Over the years, a number of research papers have claimed to show a link between insider activity and subsequent risk-adjusted outperformance of the shares concerned. Most acknowledge that the link is weak when the insider-trading data is used bluntly or naively, and make their case by adding extra layers or filters to that data.

For example, the authors of one 2012 paper1 looked at companies where there were intensive insider purchases and recent announcements of share buyback programs, and found that the link between these factors and subsequent stock performance is evident only for high-value stocks. A paper2 from 2011 found that the trades of Chief Financial Officers tend to perform better than those of Chief Executive Officers, perhaps because CFOs know more about the firm’s finances, perhaps because CEOs are under more regulatory scrutiny—or naturally overly optimistic! Six years earlier, another paper3 claimed that insider trades had predicted future returns, but also that insider purchases predicted improved returns even when equity analysts had downgraded their expectations for the company’s shares. We find these papers to be indicative of what we see in academic research into this topic.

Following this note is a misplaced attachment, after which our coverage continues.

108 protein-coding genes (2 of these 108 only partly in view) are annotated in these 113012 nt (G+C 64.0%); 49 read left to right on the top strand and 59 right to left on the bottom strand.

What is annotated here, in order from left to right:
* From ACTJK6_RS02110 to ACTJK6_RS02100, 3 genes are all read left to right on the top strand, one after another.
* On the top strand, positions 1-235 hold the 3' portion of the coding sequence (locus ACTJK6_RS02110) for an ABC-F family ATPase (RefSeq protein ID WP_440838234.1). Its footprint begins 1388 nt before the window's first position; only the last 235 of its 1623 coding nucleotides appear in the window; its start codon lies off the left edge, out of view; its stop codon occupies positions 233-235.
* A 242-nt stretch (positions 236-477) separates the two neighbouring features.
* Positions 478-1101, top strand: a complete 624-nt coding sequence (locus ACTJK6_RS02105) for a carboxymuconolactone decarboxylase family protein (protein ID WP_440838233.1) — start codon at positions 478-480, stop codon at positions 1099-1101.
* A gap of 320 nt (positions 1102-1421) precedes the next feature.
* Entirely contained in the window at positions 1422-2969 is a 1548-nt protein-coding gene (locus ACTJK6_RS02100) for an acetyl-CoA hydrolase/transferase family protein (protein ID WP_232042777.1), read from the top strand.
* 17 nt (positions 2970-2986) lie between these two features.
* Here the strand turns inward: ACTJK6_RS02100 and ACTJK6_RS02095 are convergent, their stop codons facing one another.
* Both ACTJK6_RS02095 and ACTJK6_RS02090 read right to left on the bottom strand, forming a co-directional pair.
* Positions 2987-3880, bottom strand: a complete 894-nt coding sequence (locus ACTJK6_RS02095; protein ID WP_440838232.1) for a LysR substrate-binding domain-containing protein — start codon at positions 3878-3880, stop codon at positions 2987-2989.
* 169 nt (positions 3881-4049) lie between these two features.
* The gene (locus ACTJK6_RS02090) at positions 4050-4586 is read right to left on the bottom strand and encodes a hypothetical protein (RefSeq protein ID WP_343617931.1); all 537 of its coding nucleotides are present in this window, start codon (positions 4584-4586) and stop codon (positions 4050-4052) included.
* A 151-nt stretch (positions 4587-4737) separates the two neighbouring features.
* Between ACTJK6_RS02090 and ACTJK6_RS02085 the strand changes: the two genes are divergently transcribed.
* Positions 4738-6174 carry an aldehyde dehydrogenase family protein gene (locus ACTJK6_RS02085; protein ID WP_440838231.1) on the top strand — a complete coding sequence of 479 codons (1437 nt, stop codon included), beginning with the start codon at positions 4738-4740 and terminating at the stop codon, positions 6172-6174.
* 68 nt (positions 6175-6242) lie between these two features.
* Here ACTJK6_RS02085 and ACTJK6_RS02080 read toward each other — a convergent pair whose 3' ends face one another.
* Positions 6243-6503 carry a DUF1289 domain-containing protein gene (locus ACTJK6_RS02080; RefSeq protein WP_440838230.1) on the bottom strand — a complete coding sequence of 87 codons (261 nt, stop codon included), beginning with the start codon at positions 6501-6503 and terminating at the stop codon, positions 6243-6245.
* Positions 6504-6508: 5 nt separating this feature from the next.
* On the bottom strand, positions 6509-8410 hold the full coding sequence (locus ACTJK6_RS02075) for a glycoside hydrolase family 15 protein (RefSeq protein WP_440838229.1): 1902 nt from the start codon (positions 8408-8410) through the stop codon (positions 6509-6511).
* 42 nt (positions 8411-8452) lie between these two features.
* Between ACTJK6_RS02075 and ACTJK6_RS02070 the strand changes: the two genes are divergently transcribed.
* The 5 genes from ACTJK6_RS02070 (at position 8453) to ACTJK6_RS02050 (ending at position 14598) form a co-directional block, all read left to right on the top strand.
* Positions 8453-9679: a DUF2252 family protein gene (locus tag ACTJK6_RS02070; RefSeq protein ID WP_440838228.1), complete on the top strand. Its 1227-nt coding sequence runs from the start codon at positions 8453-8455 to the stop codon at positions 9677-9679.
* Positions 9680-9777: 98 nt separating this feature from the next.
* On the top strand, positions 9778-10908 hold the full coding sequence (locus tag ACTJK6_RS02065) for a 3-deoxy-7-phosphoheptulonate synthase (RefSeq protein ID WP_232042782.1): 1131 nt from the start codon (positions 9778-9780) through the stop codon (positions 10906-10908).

We are often able to reproduce the results of these academic exercises, including when we test the hypotheses using market performance data up to the present day—despite evidence that the predictive power of naively constructed insider-trading signals appears to have grown much weaker over the past decade. 

But an academic exercise is not the same as practical implementation of a quantitative investment strategy. Two problems keep recurring: